Figure 1. Atomic force microscopy and correlated optical spectroscopies can yield information about the sample composition (here a cross section of some food packaging material), shape, and various other properties, such as nanomechanical maps and thermal property maps.
Figure 1. Atomic force microscopy and correlated optical spectroscopies can yield information about the sample composition (here a cross section of some food packaging material), shape, and various other properties, such as nanomechanical maps and thermal property maps.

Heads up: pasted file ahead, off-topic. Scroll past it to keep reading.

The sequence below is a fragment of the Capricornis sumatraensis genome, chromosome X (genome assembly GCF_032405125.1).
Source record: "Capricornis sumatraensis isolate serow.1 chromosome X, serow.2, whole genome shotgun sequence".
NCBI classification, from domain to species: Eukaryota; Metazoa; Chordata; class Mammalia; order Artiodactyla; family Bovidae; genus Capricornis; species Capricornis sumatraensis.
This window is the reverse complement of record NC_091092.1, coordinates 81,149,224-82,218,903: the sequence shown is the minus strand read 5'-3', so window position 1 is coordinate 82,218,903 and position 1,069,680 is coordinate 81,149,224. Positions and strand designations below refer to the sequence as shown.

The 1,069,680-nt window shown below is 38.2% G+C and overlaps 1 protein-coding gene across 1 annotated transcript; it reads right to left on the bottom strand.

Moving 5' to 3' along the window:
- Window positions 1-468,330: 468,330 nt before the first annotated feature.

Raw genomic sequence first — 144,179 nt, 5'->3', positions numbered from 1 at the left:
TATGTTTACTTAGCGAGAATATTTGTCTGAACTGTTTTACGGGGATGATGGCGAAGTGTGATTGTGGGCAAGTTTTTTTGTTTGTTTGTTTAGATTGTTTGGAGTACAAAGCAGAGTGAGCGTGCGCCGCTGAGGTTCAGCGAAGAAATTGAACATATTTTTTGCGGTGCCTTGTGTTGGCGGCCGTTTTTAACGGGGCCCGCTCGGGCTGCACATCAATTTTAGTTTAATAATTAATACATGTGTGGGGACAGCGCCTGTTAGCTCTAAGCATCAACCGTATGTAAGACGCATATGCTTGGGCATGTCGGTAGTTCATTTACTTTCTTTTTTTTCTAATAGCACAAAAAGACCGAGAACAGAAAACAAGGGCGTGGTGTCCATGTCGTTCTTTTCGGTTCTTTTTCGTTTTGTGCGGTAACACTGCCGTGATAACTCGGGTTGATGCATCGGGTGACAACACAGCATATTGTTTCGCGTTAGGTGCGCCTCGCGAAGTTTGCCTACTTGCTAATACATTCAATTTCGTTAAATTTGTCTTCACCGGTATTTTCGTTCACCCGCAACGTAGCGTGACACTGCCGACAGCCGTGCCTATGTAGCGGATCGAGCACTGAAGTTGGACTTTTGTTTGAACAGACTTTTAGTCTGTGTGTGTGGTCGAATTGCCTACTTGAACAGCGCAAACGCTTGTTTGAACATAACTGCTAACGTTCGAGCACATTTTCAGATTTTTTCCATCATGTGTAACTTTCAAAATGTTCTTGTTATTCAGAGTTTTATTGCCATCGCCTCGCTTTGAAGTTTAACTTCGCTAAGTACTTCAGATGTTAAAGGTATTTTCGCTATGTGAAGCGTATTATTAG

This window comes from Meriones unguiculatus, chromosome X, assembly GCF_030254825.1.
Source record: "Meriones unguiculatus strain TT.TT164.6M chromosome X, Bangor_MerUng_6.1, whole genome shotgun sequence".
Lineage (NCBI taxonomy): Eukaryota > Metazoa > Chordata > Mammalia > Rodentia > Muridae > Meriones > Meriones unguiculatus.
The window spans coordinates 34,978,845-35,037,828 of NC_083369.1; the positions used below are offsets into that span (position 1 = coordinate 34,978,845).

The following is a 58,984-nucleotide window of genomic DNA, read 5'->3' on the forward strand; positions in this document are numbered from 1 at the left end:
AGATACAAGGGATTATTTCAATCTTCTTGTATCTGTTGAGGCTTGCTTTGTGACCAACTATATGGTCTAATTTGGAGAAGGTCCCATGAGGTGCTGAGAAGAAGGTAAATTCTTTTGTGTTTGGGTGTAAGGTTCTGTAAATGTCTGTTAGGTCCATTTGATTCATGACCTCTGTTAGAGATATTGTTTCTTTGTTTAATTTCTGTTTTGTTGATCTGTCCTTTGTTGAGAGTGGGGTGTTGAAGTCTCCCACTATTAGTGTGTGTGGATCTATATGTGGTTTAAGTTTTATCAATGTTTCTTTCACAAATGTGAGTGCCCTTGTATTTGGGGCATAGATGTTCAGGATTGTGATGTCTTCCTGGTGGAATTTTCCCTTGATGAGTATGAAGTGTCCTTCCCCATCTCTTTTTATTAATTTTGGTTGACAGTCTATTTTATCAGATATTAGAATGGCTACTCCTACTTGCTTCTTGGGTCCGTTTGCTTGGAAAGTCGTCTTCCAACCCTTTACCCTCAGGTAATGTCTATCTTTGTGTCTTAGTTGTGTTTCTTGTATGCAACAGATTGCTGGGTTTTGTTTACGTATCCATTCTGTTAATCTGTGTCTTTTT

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The desire to identify materials and their properties to understand complex systems and better engineer their functions has been driving scanning probe microscopies since their inception. Both atomic force microscopy (AFM) and Raman spectroscopy are techniques used to gather information about the surface properties and chemical information of a sample. There are many reasons to combine these two technologies, and this application note discusses both the complementary information gained from the techniques and how a researcher having access to a combined system can benefit from the additional information available.

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